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Edward Alpers’s The Indian Ocean in World History (Oxford University Press, 2014) is a concise yet an immensely informative introduction to the Indian Ocean...

Edward Alpers’s The Indian Ocean in World History (Oxford University Press, 2014) is a concise yet an immensely informative introduction to the Indian Ocean world, which remains the least studied of the world’s geographic regions. Yet there have been major cultural exchanges across its waters and around its shores from the third millennium B.C.E. to the present day. Historian Edward Alpers explores the complex issues involved in cultural exchange in the Indian Ocean Rim region over the course of this long period of time by combining a historical approach with the insights of anthropology, art history, ethnomusicology, and geography.

The Indian Ocean witnessed several significant diasporas during the past two millennia, including migrations of traders, indentured laborers, civil servants, sailors, and slaves throughout the entire basin. The Indian Ocean in World History also discusses issues of trade and production that show the long history of exchange throughout the Indian Ocean world; politics and empire-building by both regional and European powers; and the role of religion and religious conversion, focusing mainly on Islam, but also mentioning Hinduism, Buddhism and Christianity. Using a broad geographic perspective, the book includes references to connections between the Indian Ocean world and the Americas. Moving into the twentieth and twenty-first centuries, Alpers looks at issues including the new configuration of colonial territorial boundaries after World War I, and the search for oil reserves.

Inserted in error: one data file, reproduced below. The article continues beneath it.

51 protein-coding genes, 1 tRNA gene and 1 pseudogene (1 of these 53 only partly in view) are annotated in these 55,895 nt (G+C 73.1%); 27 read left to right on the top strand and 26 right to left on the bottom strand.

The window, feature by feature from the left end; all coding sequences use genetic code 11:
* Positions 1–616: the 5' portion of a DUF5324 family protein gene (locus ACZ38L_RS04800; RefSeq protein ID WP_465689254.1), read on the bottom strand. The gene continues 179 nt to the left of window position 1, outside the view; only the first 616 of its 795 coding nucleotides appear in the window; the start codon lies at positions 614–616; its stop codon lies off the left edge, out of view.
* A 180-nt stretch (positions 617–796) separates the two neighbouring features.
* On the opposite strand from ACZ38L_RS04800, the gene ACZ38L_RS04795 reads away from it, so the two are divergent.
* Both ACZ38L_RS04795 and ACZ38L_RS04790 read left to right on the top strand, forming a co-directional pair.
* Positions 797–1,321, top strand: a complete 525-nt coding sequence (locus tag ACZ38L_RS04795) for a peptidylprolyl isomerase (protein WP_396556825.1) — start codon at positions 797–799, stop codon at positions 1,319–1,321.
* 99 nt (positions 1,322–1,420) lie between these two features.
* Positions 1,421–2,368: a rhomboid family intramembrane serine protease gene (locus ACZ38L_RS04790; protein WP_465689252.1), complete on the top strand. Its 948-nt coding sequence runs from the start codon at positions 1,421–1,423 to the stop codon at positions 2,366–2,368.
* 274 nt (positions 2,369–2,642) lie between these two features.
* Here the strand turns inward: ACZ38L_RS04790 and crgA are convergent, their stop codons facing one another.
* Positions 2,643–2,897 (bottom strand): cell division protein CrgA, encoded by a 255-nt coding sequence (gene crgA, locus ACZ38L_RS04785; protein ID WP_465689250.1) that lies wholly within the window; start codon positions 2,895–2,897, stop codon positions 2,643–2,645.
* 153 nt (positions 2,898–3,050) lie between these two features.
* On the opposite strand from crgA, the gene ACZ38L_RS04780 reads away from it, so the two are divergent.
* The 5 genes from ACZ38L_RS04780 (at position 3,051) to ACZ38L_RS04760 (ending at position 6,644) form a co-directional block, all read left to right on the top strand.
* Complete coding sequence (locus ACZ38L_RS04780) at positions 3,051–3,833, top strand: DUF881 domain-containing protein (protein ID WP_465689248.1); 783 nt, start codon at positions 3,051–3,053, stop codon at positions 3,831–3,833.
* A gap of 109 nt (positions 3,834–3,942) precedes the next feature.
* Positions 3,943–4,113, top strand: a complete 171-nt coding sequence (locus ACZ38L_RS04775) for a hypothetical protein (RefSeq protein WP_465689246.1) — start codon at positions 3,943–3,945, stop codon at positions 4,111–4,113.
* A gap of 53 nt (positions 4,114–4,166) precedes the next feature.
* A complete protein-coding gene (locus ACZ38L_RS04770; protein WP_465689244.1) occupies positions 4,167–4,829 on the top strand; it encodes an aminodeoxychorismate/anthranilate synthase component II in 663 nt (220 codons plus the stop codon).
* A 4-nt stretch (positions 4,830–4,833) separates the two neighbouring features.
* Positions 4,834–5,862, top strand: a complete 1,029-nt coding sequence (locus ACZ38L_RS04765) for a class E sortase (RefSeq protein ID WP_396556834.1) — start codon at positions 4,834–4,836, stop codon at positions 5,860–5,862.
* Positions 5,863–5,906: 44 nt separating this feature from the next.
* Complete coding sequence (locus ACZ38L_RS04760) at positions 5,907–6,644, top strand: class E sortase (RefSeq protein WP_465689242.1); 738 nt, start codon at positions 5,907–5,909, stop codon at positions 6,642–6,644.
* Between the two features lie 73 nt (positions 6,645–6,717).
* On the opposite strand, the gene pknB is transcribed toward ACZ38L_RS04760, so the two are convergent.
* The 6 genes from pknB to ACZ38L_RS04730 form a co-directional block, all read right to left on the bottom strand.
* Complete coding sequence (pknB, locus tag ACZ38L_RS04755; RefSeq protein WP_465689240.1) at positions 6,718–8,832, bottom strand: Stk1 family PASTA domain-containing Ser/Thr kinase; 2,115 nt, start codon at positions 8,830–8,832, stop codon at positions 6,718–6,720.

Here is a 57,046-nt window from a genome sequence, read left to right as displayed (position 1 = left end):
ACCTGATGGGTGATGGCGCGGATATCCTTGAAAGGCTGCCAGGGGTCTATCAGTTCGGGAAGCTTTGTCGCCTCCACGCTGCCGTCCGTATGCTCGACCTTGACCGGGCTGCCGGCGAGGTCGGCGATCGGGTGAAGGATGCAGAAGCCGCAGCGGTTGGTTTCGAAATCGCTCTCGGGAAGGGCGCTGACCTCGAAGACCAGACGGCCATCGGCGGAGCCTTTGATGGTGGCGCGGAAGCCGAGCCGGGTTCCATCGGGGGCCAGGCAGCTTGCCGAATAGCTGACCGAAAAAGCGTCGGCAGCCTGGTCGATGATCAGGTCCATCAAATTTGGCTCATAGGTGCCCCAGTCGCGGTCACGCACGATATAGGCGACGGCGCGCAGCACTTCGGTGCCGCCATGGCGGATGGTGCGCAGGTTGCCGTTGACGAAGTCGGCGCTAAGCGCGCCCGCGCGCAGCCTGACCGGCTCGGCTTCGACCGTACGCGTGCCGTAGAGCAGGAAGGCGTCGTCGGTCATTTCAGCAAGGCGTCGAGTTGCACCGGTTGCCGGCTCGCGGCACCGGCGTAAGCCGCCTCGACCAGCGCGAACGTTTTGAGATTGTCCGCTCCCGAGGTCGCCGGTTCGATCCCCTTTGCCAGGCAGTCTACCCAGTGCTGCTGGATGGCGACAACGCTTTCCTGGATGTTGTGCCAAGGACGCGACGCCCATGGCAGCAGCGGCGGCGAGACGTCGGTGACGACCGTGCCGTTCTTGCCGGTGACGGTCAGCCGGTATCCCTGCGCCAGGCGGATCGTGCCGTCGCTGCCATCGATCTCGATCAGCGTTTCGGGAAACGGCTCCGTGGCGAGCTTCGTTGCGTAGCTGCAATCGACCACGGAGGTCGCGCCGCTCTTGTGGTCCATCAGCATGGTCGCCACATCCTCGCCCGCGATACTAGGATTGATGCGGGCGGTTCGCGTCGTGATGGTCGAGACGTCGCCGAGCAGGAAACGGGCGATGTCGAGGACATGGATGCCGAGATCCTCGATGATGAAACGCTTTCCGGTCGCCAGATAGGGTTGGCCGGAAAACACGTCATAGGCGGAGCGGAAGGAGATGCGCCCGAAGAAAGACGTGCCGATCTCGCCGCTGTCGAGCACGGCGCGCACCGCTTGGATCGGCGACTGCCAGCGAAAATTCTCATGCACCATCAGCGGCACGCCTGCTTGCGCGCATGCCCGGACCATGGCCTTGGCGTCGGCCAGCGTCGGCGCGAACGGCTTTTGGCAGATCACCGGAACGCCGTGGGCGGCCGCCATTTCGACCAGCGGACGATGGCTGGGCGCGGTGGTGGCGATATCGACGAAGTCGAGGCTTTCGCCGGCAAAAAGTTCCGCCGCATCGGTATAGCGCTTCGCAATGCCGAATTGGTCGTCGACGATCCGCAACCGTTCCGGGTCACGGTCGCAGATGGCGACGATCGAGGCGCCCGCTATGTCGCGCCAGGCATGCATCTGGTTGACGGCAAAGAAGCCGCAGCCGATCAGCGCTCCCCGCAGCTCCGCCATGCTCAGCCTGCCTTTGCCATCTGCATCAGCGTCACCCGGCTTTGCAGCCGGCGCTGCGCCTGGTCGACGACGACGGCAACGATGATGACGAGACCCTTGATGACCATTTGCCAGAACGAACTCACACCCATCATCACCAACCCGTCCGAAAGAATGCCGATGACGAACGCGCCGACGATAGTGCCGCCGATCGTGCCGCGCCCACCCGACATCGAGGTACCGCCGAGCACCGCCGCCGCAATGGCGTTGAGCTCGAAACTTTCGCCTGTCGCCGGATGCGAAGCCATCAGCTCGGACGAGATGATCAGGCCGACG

Edward Alpers is Research Professor (Emeritus) of history at UCLA.

Kelvin Ng, co-hosted the episode. He is a Ph.D. student at Yale University, History Department. His research interests broadly lie in the history of imperialism and anti-imperialism in the early-twentieth-century Indian Ocean circuit.


Ahmed Yaqoub AlMaazmi is a Ph.D. candidate at Princeton University, Near Eastern Studies Department. His research focuses on the intersection of law and the environment across the western Indian Ocean. He can be reached by email at almaazmi@princeton.edu or on Twitter @Ahmed_Yaqoub. Listeners’ feedback, questions, and book suggestions are most welcome.